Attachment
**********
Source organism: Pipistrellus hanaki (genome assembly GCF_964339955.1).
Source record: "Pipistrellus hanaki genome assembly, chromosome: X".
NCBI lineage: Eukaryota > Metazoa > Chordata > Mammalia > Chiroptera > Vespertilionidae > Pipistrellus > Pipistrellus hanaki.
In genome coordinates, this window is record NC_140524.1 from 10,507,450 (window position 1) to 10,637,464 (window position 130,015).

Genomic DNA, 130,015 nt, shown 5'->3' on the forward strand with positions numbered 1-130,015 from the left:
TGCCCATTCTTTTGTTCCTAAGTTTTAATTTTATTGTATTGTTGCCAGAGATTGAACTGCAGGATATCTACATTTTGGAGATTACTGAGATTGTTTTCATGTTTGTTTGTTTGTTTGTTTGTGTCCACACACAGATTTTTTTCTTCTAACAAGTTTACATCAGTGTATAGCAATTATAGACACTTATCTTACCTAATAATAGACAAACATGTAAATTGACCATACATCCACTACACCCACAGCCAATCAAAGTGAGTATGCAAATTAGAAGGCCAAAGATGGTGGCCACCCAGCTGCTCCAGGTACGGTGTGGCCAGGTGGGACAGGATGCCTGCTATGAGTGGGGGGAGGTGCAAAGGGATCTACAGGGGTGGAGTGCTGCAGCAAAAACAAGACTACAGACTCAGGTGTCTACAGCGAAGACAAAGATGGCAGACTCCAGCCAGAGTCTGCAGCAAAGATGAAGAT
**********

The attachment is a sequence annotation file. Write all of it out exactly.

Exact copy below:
Source organism: Pipistrellus hanaki (genome assembly GCF_964339955.1).
Source record: "Pipistrellus hanaki genome assembly, chromosome: X".
NCBI lineage: Eukaryota > Metazoa > Chordata > Mammalia > Chiroptera > Vespertilionidae > Pipistrellus > Pipistrellus hanaki.
In genome coordinates, this window is record NC_140524.1 from 10,507,450 (window position 1) to 10,637,464 (window position 130,015).

Genomic DNA, 130,015 nt, shown 5'->3' on the forward strand with positions numbered 1-130,015 from the left:
TGCCCATTCTTTTGTTCCTAAGTTTTAATTTTATTGTATTGTTGCCAGAGATTGAACTGCAGGATATCTACATTTTGGAGATTACTGAGATTGTTTTCATGTTTGTTTGTTTGTTTGTTTGTGTCCACACACAGATTTTTTTCTTCTAACAAGTTTACATCAGTGTATAGCAATTATAGACACTTATCTTACCTAATAATAGACAAACATGTAAATTGACCATACATCCACTACACCCACAGCCAATCAAAGTGAGTATGCAAATTAGAAGGCCAAAGATGGTGGCCACCCAGCTGCTCCAGGTACGGTGTGGCCAGGTGGGACAGGATGCCTGCTATGAGTGGGGGGAGGTGCAAAGGGATCTACAGGGGTGGAGTGCTGCAGCAAAAACAAGACTACAGACTCAGGTGTCTACAGCGAAGACAAAGATGGCAGACTCCAGCCAGAGTCTGCAGCAAAGATGAAGAT